The drugs are designed to reduce levels of bad cholesterol linked to heart disease called LDLs. While many studies have found that statins can prevent heart disease in men, the case for women is much less conclusive.

However, lack of evidence for their effectiveness on women in part because women make up only 16 per cent of those who take part in statins trials has led some experts to argue against their use.

Yet he said there was already general agreement that both men and women at high risk of heart disease should get intensive drug therapy.

Professor Grundy wrote: ‘Until a large-scale clinical trial is carried out to test the efficacy of cholesterollowering in women at moderately high risk, drug therapy should be avoided in most lower risk women.

‘But in those with multiple cardiovascular risk factors and who are projected to be a moderately high risk, use of drugs should not be ruled out.’

10 Ways to Save your Husband’s Life

London: New research1 to coincide with World Heart Day 2006 finds men in midlife still taking HEALTH risks: 45% of men would wait until they were ill before taking action and changing their lifestyle and behaviour; Wives and partners could be the key to better health and longer life for men.

The inequality in life expectancy between men and women is growing wider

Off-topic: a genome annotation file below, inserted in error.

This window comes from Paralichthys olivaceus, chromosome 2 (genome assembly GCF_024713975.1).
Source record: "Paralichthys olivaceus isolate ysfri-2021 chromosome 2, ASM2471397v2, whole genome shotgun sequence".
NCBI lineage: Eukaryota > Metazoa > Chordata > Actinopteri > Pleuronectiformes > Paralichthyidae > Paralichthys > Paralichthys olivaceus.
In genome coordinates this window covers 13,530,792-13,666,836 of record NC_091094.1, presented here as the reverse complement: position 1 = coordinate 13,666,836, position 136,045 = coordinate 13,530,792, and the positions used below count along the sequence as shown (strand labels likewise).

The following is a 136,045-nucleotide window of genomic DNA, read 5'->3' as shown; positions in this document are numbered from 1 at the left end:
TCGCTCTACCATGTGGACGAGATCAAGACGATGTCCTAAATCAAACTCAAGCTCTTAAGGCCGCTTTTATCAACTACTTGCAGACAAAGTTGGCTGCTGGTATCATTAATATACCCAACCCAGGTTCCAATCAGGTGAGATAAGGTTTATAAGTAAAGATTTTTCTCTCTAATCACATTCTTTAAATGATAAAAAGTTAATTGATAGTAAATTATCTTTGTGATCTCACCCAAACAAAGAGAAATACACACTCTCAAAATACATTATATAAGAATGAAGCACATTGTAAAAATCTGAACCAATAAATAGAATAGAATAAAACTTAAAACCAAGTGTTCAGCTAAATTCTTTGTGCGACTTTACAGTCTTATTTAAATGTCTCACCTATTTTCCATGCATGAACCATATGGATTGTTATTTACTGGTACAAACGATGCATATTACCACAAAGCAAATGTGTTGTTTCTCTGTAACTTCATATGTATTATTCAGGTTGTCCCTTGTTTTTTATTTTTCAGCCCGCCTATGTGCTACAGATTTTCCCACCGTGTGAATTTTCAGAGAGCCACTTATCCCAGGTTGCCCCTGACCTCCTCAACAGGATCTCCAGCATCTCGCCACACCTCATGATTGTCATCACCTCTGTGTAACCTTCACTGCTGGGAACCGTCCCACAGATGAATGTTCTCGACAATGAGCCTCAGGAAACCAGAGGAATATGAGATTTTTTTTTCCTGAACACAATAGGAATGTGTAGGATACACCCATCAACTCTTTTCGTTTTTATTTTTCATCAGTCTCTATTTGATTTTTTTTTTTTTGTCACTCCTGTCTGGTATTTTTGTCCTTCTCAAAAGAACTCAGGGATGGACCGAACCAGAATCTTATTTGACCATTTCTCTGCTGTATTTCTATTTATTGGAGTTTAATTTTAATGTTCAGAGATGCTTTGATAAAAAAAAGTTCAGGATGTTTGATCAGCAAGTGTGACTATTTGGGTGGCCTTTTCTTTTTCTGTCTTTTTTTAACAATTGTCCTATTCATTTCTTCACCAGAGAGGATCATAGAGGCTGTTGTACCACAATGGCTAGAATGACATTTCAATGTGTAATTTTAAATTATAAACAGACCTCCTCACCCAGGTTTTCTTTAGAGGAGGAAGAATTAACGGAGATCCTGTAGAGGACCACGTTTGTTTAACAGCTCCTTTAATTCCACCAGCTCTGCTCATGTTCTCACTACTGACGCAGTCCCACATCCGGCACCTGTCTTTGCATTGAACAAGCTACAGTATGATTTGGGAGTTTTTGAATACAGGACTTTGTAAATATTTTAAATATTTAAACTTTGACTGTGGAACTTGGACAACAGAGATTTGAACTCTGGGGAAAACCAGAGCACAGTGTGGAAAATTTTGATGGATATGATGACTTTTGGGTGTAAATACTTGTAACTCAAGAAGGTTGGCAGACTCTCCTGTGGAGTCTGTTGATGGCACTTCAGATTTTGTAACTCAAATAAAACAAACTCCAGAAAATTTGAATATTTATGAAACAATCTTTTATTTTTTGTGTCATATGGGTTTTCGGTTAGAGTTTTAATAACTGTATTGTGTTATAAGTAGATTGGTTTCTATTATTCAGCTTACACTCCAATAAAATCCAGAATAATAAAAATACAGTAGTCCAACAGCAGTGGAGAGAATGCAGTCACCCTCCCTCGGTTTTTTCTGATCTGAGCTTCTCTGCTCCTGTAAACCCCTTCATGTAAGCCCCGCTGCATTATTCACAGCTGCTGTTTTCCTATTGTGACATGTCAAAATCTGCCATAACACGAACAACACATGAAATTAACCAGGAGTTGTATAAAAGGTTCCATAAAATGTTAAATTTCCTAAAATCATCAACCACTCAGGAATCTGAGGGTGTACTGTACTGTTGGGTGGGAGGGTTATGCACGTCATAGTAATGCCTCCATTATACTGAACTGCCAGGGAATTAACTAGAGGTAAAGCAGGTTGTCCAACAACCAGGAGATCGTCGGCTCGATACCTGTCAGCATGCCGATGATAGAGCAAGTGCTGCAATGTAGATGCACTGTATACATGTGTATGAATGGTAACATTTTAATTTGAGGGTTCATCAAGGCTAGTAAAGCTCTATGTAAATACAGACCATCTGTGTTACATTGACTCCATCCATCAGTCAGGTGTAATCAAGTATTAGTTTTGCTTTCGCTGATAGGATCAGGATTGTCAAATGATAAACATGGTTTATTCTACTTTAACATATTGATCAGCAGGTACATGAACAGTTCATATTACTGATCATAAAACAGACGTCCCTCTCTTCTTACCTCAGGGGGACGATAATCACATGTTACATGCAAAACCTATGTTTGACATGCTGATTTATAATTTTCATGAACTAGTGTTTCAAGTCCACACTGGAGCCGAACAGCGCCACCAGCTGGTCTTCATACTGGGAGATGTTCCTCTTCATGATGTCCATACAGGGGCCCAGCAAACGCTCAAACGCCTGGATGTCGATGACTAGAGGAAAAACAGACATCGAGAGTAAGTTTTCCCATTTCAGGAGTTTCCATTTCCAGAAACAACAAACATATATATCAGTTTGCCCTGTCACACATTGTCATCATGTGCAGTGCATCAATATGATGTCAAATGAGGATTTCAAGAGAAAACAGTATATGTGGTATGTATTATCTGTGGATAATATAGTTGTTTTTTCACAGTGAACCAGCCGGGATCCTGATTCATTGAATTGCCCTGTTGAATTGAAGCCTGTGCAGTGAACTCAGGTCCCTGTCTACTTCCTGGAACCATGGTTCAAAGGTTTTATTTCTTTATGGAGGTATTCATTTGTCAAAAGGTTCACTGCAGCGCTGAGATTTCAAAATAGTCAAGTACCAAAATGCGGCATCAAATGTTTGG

and men are falling behind at a faster pace than ever. In 1940 women outlived men by 4.4 years – today the average is nearly seven.2

The biggest cause of premature death in men is heart disease, despite being one of the most easily treated and, therefore, preventable causes of death. New research1 from healthcare company McNeil Ltd. highlights menÂ’s risk taking attitudes as they enter mid-life.

Particularly relevant for World Heart Day 2006 (24th September) is the important role men identify for wives and partners in helping them change engrained and often life threatening behaviour.

MenÂ’s behaviours and attitudes are threatening their health and happiness? Midlife does not seem to have affected menÂ’s ambition with 60% of men over 45 feeling they still had much to achieve, while nearly a third clearly stated feeling excited about entering a new stage of their lives.

Life is still good with 43% of the men surveyed claiming they had had sex in the last seven days! Men considered the biggest priority for their health over the next 20 years was keeping mentally capable, staying out of hospital and being
there for their kids. 45% of men would only be prompted into improving their health and changing unhealthy behaviour by becoming ill first – the idea of preventing potential problems through diet and behaviour is an anathema.